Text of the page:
One of the most cruel and callous lies of the pension system in the UK is that it involves people paying all their lives "into a system" that they get "paid back" from.
This myth has been created and perpetuated by politicians, and is sustained by the lie that is "national insurance". It isn't insurance. Any private company that offered a voluntary scheme that resembled "national insurance" would face legal proceedings and its directors would be convicted of fraud. I have heard it once described as a PONZI scheme, which is what is resembles.
The problem lies in several dimensions.
Taxpayer funded old age pensions originally were established to address the poverty of the elderly, back in the days when life expectancy was in its mid 60s. The issue simply being that when people were too old or frail to work (during an age when most work was physical) there was a lot of support for providing for the elderly poor. This translated eventually into a basic universal pension to avoid poverty, but not much else.
What came beyond that was the idea that people could have more, and that it could be contributory. "You get what you pay in" sounds like a fundamentally fair principle. So came "national insurance", essentially a tax that would be a contribution through your life that would reflect in a higher pension once you retire.
Except that it was an unintended fraud.
Unlike individual pension schemes, where there are accounts kept, where the money is invested for a return that will be reflected in the final pension amount, national insurance contributions were treated as taxes.
The state spent the lot. It saved nothing and invested nothing.
The intention was that, in the long run, national insurance would "self-fund" as the money coming in from working people would be enough to pay the pensions of the retired. This isn't contributory, but an inter-generational transfer. Existing taxpayers pay for the next generation, which creates several problems and an overall unfairness and unsustainability that needs to be tackled.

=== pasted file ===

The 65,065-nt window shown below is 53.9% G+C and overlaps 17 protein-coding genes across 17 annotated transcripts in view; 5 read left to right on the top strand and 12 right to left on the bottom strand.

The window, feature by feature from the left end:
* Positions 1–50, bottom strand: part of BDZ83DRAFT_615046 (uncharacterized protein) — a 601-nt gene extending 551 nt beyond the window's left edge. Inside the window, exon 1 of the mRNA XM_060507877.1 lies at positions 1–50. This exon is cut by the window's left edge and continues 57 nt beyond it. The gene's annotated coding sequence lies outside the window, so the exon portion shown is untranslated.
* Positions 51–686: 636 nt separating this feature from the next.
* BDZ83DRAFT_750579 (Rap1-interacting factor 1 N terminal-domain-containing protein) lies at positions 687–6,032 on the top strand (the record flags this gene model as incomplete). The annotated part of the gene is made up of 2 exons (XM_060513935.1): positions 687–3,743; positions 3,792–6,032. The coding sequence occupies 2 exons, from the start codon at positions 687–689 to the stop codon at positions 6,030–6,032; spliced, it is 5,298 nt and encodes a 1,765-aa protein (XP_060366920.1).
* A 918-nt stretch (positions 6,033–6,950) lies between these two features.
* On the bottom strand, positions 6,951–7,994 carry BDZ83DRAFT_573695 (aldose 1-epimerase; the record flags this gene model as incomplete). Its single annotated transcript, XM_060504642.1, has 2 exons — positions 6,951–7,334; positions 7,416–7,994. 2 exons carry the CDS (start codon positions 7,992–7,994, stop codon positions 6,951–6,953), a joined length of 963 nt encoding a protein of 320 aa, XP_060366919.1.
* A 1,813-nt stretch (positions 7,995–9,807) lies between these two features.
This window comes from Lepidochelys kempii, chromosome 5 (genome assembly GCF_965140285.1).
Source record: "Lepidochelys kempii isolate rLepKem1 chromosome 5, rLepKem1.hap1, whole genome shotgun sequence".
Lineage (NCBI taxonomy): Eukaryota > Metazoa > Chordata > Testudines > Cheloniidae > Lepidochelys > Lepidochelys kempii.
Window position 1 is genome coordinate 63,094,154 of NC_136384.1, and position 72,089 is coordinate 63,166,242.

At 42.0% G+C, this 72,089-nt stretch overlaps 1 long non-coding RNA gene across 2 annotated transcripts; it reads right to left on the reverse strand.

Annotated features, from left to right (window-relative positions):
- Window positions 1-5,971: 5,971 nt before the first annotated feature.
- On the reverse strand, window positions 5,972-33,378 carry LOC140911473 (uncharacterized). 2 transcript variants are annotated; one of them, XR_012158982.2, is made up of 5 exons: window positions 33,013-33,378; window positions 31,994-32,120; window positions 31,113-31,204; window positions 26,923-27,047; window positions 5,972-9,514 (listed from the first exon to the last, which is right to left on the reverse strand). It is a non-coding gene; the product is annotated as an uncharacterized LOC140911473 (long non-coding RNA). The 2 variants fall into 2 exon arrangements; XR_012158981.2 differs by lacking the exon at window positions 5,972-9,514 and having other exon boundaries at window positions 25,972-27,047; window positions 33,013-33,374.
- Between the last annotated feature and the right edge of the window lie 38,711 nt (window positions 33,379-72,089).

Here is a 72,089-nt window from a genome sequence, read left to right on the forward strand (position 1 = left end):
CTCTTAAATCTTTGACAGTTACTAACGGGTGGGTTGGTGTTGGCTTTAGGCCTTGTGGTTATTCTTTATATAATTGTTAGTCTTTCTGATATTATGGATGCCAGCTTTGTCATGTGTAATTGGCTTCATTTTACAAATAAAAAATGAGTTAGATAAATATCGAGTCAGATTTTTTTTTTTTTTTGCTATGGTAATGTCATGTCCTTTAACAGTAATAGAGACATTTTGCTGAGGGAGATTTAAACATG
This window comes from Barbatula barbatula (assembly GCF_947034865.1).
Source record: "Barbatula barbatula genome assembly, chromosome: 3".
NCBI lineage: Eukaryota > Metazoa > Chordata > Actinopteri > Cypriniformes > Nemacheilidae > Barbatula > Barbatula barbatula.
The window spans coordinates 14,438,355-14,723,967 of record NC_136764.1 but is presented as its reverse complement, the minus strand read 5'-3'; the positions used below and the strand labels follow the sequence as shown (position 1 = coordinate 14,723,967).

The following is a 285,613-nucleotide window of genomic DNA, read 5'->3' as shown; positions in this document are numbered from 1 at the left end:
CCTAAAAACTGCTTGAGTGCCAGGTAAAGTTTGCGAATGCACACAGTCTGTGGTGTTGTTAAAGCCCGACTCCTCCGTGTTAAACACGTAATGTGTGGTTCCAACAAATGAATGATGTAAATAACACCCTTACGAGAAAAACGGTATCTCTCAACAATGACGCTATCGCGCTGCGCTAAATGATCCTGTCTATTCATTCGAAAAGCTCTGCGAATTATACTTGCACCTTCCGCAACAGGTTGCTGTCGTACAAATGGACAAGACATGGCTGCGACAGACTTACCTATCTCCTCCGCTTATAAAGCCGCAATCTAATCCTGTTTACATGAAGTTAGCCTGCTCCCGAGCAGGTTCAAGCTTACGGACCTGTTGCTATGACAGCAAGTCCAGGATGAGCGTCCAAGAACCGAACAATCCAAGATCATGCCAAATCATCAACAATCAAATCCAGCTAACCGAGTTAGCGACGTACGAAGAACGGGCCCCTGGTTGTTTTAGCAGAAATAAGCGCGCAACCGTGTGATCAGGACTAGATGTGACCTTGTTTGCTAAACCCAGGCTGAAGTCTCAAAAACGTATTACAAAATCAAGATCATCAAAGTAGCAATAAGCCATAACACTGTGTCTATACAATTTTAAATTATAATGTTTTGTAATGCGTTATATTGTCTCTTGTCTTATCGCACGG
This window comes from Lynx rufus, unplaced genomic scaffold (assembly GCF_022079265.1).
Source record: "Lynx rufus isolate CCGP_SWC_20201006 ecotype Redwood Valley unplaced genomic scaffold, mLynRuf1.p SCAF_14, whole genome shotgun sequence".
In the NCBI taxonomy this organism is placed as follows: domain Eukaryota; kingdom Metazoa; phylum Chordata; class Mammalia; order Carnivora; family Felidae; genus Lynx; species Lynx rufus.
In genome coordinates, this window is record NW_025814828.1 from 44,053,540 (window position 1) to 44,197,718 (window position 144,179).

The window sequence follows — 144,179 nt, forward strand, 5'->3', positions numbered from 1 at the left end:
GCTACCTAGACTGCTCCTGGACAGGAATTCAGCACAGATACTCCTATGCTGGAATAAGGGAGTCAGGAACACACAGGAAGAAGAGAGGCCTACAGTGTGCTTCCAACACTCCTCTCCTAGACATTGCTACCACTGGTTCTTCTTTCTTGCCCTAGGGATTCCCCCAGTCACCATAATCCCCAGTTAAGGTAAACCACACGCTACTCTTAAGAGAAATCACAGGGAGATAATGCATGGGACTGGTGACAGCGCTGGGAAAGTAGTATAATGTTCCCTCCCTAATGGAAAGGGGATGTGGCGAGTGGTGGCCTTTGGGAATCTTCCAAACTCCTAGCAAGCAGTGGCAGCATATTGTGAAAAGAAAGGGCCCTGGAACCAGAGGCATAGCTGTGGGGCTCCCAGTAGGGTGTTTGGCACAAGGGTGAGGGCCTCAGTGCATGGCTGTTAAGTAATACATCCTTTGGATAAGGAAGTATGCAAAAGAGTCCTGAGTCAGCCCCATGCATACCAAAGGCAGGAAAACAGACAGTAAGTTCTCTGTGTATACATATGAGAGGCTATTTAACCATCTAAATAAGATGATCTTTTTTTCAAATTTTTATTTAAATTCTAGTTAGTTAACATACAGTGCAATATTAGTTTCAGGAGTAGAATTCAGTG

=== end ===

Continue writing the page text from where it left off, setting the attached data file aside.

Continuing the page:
The obvious problem is that life expectancy is soaring, and birth rates are in decline on average. The numbers who are working relative to the retired are in free fall because people are living longer, and having smaller families. Short of rather distasteful neo-fascist calls for people to breed more, it simply doesn't add up and it is grossly unfair to claim that it should be made to. The ultimate result of this situation is that those in work need to be taxed more highly to pay pensions of the currently retired than the retired had to pay when they were in work.
The secondary problem is that the system does not generate savings and consequent income and wealth that can be inherited and contribute to the overall net savings in the economy.
Because it is dependent entirely on current taxpayers being willing to pay for the benefits of past taxpayers (or non-taxpayers, as there isn't a huge variability in the state pension based on taxpayer contribution), it doesn't mean that those who have paid taxes in the expectation of a future pension have any rights to anything at all.
There is no personal account. If you die before pension age, there is no asset that can be passed onto your spouse or your children or estate more generally. This effectively means that those who die before they retire could be said to be "ripped off", as they can't partake from the unconsented "deal". Similarly those who spend most of their lives on benefits, paying no net income tax, receive a pension nevertheless. You don't need to "pay into" the fictional system to get money out of it.